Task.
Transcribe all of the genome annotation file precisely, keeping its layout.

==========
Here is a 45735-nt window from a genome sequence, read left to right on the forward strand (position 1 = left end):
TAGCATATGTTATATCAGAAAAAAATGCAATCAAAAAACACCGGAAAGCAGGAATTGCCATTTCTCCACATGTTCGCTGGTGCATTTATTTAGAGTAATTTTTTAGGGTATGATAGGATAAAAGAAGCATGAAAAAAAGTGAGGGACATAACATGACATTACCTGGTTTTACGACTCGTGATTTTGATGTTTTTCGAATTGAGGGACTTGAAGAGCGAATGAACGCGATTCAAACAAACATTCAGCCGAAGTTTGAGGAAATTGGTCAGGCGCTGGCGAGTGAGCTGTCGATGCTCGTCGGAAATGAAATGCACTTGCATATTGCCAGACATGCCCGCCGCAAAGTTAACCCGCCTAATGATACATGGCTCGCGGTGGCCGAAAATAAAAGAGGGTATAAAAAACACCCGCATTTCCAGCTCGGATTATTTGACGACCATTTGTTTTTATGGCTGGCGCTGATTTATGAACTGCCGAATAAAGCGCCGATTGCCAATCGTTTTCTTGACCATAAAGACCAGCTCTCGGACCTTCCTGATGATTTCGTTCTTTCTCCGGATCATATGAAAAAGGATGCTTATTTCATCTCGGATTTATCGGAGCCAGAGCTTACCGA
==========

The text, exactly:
Here is a 45735-nt window from a genome sequence, read left to right on the forward strand (position 1 = left end):
TAGCATATGTTATATCAGAAAAAAATGCAATCAAAAAACACCGGAAAGCAGGAATTGCCATTTCTCCACATGTTCGCTGGTGCATTTATTTAGAGTAATTTTTTAGGGTATGATAGGATAAAAGAAGCATGAAAAAAAGTGAGGGACATAACATGACATTACCTGGTTTTACGACTCGTGATTTTGATGTTTTTCGAATTGAGGGACTTGAAGAGCGAATGAACGCGATTCAAACAAACATTCAGCCGAAGTTTGAGGAAATTGGTCAGGCGCTGGCGAGTGAGCTGTCGATGCTCGTCGGAAATGAAATGCACTTGCATATTGCCAGACATGCCCGCCGCAAAGTTAACCCGCCTAATGATACATGGCTCGCGGTGGCCGAAAATAAAAGAGGGTATAAAAAACACCCGCATTTCCAGCTCGGATTATTTGACGACCATTTGTTTTTATGGCTGGCGCTGATTTATGAACTGCCGAATAAAGCGCCGATTGCCAATCGTTTTCTTGACCATAAAGACCAGCTCTCGGACCTTCCTGATGATTTCGTTCTTTCTCCGGATCATATGAAAAAGGATGCTTATTTCATCTCGGATTTATCGGAGCCAGAGCTTACCGA